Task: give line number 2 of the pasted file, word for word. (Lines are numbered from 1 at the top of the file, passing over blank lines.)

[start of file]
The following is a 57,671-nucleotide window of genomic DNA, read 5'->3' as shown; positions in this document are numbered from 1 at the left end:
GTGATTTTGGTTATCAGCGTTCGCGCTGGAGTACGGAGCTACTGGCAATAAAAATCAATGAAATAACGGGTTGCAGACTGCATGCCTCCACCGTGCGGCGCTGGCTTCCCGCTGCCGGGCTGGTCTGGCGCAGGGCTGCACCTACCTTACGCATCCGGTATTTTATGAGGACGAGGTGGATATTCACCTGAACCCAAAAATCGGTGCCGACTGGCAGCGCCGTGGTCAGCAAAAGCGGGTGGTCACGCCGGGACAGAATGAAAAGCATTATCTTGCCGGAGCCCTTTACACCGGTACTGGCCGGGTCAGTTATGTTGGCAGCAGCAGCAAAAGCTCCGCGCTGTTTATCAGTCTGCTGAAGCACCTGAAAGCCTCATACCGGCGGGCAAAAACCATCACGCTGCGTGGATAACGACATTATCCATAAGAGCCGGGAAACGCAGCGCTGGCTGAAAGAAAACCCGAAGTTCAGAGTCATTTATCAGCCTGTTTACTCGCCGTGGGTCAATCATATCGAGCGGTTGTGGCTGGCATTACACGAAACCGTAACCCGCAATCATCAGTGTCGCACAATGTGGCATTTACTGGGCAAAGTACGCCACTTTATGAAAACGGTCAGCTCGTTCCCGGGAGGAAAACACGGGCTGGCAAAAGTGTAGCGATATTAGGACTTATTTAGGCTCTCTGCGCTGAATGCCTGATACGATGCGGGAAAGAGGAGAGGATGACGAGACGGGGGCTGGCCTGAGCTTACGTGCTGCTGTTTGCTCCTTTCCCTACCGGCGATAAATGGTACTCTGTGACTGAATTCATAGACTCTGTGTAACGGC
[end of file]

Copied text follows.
GTGATTTTGGTTATCAGCGTTCGCGCTGGAGTACGGAGCTACTGGCAATAAAAATCAATGAAATAACGGGTTGCAGACTGCATGCCTCCACCGTGCGGCGCTGGCTTCCCGCTGCCGGGCTGGTCTGGCGCAGGGCTGCACCTACCTTACGCATCCGGTATTTTATGAGGACGAGGTGGATATTCACCTGAACCCAAAAATCGGTGCCGACTGGCAGCGCCGTGGTCAGCAAAAGCGGGTGGTCACGCCGGGACAGAATGAAAAGCATTATCTTGCCGGAGCCCTTTACACCGGTACTGGCCGGGTCAGTTATGTTGGCAGCAGCAGCAAAAGCTCCGCGCTGTTTATCAGTCTGCTGAAGCACCTGAAAGCCTCATACCGGCGGGCAAAAACCATCACGCTGCGTGGATAACGACATTATCCATAAGAGCCGGGAAACGCAGCGCTGGCTGAAAGAAAACCCGAAGTTCAGAGTCATTTATCAGCCTGTTTACTCGCCGTGGGTCAATCATATCGAGCGGTTGTGGCTGGCATTACACGAAACCGTAACCCGCAATCATCAGTGTCGCACAATGTGGCATTTACTGGGCAAAGTACGCCACTTTATGAAAACGGTCAGCTCGTTCCCGGGAGGAAAACACGGGCTGGCAAAAGTGTAGCGATATTAGGACTTATTTAGGCTCTCTGCGCTGAATGCCTGATACGATGCGGGAAAGAGGAGAGGATGACGAGACGGGGGCTGGCCTGAGCTTACGTGCTGCTGTTTGCTCCTTTCCCTACCGGCGATAAATGGTACTCTGTGACTGAATTCATAGACTCTGTGTAACGGC